Tuesday, February 19, 2019

Media: The State of Play

Orphan gets its original media from both digital and analog sources. Digital media - DVDs, Blu-rays, streaming - are straightforward but rare for our sorts of shows. Most of our sources are analog - VHS tapes or LaserDiscs. Both present knotty problems. This blog entry provides a snapshot of the "state of play" in Orphan's media processing.


Until quite recently, all our LaserDiscs came were ripped by private collectors. The most prolific and helpful has been Erik of Piyo Piyo Productions. Erik has an extensive collection, an excellent capture capability, and deep knowledge of the encoding issues in LaserDiscs. ics- has also contributed some captures, which M74 has encoded. And finally, an anonymous friend of a friend has provided a few rare discs.

All the LaserDiscs collectors are at the mercy of the analog electronics in their players and in their capture cards. This can introduce some pretty ugly problems. LaserDisc players have been out of production for twenty years, and their electronics are, well, old. Most capture cards introduce some form of compression, which complicates software filtering of the many artifacts in the sources. Lossless capture has required insanely expensive (professional) equipment  or insanely arcane (Windows XP era) hardware and software... until now.

The Domesday86 project, which I've written about before, seeks to bypass the main sources of introduced error in LaserDisc rips by capturing the RF output of the laser directly and post-processing the results entirely in software. This sounds so promising that Orphan has created a Domesday Duplicator setup in Japan - LaserDisc player, special hardware, and software. It's been a long, frustrating, and expensive saga. Japanese anime LaserDiscs had many attributes that the Domesday project team had never seen. It's taken months to get the decoding software into usable shape. With the release of v4 of ld-decode, the project is just about there and produces usable lossless captures. ld-decode still can't handle the digital audio tracks, but those can be captured directly.

The first LaserDisc to be processed through Orphan's Domesday Duplicator will be Boyfriend. The Duplicator lossless decode still needs to be encoded down to reasonable size, but at least that's a tractable problem. Further, as ld-decode improves, the RF captures can be processed again, if the improvement in quality is sufficient.

Props to Intrepid for championing the project, assembling the hardware, and doing all the hard work of capturing and decoding numerous test cases both for Orphan and for the ld-decode team. The team provided financial support for the equipment.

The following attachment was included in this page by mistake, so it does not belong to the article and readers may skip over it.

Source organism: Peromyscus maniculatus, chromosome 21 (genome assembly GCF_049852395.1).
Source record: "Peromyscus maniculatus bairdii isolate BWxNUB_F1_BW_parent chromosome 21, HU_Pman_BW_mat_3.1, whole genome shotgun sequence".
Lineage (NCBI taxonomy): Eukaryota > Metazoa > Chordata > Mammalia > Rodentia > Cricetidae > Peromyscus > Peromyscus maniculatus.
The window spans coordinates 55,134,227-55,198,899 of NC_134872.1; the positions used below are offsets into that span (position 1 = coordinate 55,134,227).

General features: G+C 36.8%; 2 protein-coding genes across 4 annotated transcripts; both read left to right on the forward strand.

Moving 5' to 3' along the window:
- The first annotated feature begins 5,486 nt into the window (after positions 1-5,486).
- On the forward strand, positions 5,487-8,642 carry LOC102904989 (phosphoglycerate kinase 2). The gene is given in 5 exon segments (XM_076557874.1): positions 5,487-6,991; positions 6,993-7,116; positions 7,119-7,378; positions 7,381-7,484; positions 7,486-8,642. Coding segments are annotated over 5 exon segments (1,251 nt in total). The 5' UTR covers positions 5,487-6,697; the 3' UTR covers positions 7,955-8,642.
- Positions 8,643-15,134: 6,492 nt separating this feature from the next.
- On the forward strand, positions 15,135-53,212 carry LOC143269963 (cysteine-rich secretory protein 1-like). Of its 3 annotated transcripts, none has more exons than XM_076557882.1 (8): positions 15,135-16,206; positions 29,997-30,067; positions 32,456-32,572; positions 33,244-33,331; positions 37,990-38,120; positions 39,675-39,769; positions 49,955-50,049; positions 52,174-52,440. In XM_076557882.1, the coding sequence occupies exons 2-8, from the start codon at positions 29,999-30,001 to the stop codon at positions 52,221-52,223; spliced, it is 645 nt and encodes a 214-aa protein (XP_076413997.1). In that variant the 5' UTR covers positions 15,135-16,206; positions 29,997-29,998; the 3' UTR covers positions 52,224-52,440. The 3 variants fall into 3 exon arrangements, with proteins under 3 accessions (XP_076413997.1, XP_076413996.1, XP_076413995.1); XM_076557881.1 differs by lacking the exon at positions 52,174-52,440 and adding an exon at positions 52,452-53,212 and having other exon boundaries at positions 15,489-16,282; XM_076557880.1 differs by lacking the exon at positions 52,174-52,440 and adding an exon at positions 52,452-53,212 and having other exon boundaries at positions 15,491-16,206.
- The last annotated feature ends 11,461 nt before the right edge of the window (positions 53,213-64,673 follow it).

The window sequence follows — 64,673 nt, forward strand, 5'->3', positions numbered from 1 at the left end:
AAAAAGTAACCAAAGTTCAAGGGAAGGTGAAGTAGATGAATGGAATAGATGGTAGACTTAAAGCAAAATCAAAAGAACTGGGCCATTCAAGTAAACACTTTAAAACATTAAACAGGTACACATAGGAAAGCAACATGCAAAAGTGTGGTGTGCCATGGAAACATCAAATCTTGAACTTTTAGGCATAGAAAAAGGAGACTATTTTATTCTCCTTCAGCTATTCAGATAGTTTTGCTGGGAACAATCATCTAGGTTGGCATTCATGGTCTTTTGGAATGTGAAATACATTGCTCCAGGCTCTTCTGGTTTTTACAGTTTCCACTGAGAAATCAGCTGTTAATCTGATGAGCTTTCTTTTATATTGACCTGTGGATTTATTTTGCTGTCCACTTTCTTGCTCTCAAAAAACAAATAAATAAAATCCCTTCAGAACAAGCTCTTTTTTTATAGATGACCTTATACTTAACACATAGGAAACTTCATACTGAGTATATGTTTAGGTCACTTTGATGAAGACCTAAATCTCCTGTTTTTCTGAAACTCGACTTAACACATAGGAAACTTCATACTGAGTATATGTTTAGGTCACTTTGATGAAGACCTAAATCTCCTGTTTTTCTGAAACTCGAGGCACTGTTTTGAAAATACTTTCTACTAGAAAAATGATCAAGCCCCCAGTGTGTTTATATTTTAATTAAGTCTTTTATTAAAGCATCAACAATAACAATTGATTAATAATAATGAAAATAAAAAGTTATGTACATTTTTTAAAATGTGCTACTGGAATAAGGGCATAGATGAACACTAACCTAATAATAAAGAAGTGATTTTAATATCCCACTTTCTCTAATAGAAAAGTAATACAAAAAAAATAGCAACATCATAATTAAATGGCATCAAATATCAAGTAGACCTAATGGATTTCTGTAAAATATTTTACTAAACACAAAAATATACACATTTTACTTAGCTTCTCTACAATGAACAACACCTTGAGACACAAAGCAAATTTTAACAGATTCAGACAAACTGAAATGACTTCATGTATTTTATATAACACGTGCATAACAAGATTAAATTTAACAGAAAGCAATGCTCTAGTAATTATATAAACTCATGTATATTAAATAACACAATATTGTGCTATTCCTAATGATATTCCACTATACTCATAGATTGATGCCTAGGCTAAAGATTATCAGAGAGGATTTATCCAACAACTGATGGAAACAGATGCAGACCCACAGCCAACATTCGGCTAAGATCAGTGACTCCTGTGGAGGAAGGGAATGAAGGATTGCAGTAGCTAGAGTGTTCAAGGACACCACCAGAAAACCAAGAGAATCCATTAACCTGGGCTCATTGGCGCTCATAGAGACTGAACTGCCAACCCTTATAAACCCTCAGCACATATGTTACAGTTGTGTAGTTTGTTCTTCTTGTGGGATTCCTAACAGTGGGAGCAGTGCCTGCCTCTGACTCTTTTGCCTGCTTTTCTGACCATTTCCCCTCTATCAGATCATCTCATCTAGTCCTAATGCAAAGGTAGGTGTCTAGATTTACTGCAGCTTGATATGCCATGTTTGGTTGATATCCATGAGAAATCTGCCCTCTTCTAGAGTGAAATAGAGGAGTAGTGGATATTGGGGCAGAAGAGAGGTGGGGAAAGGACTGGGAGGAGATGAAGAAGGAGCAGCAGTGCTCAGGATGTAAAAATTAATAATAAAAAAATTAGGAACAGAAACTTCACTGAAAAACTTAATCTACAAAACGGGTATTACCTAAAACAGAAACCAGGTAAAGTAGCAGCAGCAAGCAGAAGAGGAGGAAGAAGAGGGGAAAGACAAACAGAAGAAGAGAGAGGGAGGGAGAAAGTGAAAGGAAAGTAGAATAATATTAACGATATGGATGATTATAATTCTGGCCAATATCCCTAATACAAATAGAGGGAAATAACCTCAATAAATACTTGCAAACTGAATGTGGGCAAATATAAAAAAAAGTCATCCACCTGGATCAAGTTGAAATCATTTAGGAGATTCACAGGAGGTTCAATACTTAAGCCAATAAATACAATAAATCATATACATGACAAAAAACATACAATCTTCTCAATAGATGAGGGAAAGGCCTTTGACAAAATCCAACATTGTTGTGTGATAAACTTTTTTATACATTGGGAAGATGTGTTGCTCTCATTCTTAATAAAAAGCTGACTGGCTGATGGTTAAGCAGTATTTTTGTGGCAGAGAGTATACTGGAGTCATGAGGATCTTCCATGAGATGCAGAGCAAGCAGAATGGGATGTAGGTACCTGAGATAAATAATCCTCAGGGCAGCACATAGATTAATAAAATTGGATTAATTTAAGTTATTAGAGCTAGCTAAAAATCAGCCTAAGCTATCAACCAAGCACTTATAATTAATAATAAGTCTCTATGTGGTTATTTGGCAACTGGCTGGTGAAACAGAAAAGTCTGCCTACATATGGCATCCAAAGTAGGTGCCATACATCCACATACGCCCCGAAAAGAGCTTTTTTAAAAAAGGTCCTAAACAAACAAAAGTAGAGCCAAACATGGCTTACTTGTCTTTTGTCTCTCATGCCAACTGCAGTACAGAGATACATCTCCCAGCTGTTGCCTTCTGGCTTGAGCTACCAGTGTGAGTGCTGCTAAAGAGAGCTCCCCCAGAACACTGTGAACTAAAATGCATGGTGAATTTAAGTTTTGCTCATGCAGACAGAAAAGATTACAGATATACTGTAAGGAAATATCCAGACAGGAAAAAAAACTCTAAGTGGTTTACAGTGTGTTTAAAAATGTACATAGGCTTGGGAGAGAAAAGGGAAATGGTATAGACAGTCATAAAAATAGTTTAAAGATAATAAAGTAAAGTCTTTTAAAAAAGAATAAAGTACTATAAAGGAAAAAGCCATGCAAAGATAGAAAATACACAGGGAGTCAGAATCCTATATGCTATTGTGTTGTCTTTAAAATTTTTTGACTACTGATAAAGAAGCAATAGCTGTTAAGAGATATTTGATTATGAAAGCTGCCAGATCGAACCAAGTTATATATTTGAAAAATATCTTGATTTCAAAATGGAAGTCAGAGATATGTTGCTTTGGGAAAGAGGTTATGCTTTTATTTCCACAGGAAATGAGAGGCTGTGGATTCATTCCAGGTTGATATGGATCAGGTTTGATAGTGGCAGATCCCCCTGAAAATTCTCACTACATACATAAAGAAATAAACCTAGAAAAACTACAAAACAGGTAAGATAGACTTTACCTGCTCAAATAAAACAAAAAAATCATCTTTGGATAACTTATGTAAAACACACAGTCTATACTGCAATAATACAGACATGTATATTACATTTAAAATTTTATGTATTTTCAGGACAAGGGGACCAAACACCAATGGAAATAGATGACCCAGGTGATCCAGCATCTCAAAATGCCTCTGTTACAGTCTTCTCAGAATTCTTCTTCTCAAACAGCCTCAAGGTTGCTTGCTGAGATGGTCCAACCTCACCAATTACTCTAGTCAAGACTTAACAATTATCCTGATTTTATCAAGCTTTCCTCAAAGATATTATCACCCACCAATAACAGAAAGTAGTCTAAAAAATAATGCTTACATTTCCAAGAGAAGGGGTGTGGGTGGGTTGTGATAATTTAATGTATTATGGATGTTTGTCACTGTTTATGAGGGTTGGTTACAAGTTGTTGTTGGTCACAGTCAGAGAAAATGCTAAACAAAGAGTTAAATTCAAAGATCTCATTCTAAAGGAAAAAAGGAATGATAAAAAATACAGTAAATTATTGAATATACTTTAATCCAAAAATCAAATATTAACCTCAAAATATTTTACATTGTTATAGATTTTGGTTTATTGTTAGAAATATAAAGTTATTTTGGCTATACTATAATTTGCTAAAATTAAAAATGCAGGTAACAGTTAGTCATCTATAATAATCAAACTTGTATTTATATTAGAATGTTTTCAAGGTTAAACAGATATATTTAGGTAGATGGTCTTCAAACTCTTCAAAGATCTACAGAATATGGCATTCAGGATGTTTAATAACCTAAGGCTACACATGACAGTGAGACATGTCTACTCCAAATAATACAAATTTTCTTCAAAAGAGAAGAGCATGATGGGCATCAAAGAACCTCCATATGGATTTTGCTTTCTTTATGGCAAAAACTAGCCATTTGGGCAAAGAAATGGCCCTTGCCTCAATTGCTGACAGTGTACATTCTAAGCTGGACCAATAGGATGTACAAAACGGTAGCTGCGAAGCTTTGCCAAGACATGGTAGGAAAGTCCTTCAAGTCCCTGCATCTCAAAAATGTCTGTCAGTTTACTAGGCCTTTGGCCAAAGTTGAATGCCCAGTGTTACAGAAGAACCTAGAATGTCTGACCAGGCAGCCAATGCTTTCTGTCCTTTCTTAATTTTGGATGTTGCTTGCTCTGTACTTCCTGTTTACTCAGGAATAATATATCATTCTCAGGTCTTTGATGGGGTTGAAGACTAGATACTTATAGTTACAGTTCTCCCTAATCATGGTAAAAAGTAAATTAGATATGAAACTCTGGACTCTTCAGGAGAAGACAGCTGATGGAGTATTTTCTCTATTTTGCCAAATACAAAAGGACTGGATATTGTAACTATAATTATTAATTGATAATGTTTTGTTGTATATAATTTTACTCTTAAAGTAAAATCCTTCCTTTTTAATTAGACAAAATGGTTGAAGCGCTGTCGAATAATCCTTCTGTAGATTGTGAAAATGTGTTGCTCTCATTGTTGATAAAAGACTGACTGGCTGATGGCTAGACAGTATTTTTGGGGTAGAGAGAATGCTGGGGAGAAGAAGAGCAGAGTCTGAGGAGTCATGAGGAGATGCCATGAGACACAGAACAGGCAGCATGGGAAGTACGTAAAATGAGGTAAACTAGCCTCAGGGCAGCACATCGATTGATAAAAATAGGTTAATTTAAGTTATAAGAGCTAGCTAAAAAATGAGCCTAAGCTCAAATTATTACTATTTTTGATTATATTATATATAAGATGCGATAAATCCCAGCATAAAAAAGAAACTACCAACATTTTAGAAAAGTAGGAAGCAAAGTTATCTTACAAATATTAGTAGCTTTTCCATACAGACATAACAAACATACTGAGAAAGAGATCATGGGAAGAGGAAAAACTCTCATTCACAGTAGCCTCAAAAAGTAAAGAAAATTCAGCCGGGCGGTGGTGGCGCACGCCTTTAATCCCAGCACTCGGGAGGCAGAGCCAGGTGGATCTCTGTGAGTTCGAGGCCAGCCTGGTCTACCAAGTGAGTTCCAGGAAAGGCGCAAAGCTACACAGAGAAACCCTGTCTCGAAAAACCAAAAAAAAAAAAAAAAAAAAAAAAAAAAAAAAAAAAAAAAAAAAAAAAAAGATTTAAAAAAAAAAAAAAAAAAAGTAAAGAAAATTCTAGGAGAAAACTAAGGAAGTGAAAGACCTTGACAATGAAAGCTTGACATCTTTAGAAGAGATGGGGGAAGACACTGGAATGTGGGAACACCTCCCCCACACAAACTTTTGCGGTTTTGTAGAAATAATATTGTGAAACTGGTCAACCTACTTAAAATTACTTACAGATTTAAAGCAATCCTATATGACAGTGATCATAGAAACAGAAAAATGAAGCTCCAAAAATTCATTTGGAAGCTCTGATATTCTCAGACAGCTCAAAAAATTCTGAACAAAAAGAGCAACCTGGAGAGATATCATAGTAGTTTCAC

VHS Tapes

Tapes have been an even more frustrating story than LaserDiscs. The initial attempt at capture in Japan involved an inexpensive USB capture device and a standard S-VHS deck. The results were hit or miss, mostly miss, with dropped frames and video/audio sync problems galore. The cause of the problems varied, but one might be the presence of copy protection on some tapes. LaserDiscs couldn't be duplicated easily and had no copy protection. VHS tapes could be duped (with significant quality loss, of course), and copy protection was sometimes employed.

The next attempt was to buy a much better deck, a D-VHS deck with a built-in Time Base Correction (TBC) and digital (Firewire) output. This produced better results, but the digital output had MPEG2 compression that couldn't be bypassed. The compression tended to blend frames and muck up deinterlacing. The TBC handles only part of the dropped frame and lost sync problems, so the results were still hit or miss.

The current plan is to do lossless capture of the standard S-video output and try to clean up the results in software. This requires an ancient, XP-era AGP PC and specific versions of old ATI All in Wonder cards. The first card Intrepid bought was damaged in shipment and didn't work. The second one lost its heat sink within five minutes. Fortunately, the card seems to work once the heat sink was reattached. An external TBC might still be needed.

Ultimately, we'd like to see something like a Domesday-for-tapes: a way to capture the output of the helical scan read head directly, bypassing everything else in the VHS deck. However, that's a complex problem, both in hardware and in software, and it's not clear that VHS decks have a maintenance access point for capturing the RF data.

Intrepid is once again doing all the heavy lifting on this project, with financial support from the team and its anonymous benefactor.


Orphan's Domesday Duplicator for LaserDiscs is up and running, and the first encodes will show up in projects this year. VHS tapes remain a work-in-progress, and the light at the end of the tunnel is still fairly distant.

1 comment:

  1. Sounds very stressful but I look forward to the results immensely. Thank you Orphan for all your work at preserving these obscure titles